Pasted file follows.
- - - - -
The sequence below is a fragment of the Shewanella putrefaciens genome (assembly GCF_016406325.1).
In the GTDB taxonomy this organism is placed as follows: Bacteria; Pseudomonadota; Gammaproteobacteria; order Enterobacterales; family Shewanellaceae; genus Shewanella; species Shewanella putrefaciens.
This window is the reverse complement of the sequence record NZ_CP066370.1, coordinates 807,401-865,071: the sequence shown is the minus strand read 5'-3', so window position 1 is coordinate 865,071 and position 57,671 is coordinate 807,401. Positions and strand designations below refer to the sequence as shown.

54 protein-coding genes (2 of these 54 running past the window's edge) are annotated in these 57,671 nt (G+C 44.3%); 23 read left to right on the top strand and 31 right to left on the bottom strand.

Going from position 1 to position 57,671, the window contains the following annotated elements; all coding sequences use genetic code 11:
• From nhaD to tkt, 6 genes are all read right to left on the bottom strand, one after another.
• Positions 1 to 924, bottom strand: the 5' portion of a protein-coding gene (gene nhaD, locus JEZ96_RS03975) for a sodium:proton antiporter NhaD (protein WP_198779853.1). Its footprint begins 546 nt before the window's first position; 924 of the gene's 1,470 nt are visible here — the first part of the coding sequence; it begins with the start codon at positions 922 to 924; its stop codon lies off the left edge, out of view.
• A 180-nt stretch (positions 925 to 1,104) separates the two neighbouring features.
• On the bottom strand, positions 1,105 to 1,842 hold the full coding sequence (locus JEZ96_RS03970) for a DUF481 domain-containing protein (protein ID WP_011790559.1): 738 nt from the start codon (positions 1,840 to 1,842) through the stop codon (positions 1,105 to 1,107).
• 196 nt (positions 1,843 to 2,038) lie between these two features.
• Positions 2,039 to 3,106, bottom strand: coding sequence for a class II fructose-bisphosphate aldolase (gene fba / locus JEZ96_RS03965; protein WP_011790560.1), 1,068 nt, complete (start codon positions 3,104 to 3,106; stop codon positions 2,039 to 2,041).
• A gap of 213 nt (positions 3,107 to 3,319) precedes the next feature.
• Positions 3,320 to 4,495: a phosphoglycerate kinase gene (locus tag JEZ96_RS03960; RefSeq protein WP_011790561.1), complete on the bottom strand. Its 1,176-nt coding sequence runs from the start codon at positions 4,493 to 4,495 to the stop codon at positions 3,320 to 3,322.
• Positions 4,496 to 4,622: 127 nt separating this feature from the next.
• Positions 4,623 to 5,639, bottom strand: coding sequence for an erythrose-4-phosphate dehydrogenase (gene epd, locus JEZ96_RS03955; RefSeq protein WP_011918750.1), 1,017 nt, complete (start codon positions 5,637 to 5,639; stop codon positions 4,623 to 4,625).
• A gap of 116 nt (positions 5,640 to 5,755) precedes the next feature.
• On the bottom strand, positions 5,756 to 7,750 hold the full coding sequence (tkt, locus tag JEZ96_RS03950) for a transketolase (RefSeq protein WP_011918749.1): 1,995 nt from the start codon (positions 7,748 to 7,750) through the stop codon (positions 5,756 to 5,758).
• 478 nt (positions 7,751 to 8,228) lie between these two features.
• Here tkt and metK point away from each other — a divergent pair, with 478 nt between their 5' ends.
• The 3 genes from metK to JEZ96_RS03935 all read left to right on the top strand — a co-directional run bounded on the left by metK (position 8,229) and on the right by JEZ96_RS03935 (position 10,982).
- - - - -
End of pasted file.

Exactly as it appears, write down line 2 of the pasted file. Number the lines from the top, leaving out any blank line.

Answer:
In the GTDB taxonomy this organism is placed as follows: Bacteria; Pseudomonadota; Gammaproteobacteria; order Enterobacterales; family Shewanellaceae; genus Shewanella; species Shewanella putrefaciens.